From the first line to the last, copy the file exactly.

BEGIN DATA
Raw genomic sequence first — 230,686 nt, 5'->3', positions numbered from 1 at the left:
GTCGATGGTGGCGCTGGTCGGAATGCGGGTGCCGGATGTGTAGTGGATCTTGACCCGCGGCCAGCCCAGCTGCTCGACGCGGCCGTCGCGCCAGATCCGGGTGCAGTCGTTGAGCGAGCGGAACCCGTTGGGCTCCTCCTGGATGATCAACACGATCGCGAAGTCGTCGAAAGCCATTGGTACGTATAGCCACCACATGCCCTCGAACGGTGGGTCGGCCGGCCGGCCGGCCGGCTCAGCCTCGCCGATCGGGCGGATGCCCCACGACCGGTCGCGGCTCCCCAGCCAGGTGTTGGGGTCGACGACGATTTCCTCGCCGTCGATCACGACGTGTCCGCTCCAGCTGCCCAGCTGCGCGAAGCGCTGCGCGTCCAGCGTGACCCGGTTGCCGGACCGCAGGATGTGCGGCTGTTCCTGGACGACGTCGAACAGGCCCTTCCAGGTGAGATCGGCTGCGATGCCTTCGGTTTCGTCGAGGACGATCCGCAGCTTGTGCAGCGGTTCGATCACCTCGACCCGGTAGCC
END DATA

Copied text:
Raw genomic sequence first — 230,686 nt, 5'->3', positions numbered from 1 at the left:
GTCGATGGTGGCGCTGGTCGGAATGCGGGTGCCGGATGTGTAGTGGATCTTGACCCGCGGCCAGCCCAGCTGCTCGACGCGGCCGTCGCGCCAGATCCGGGTGCAGTCGTTGAGCGAGCGGAACCCGTTGGGCTCCTCCTGGATGATCAACACGATCGCGAAGTCGTCGAAAGCCATTGGTACGTATAGCCACCACATGCCCTCGAACGGTGGGTCGGCCGGCCGGCCGGCCGGCTCAGCCTCGCCGATCGGGCGGATGCCCCACGACCGGTCGCGGCTCCCCAGCCAGGTGTTGGGGTCGACGACGATTTCCTCGCCGTCGATCACGACGTGTCCGCTCCAGCTGCCCAGCTGCGCGAAGCGCTGCGCGTCCAGCGTGACCCGGTTGCCGGACCGCAGGATGTGCGGCTGTTCCTGGACGACGTCGAACAGGCCCTTCCAGGTGAGATCGGCTGCGATGCCTTCGGTTTCGTCGAGGACGATCCGCAGCTTGTGCAGCGGTTCGATCACCTCGACCCGGTAGCC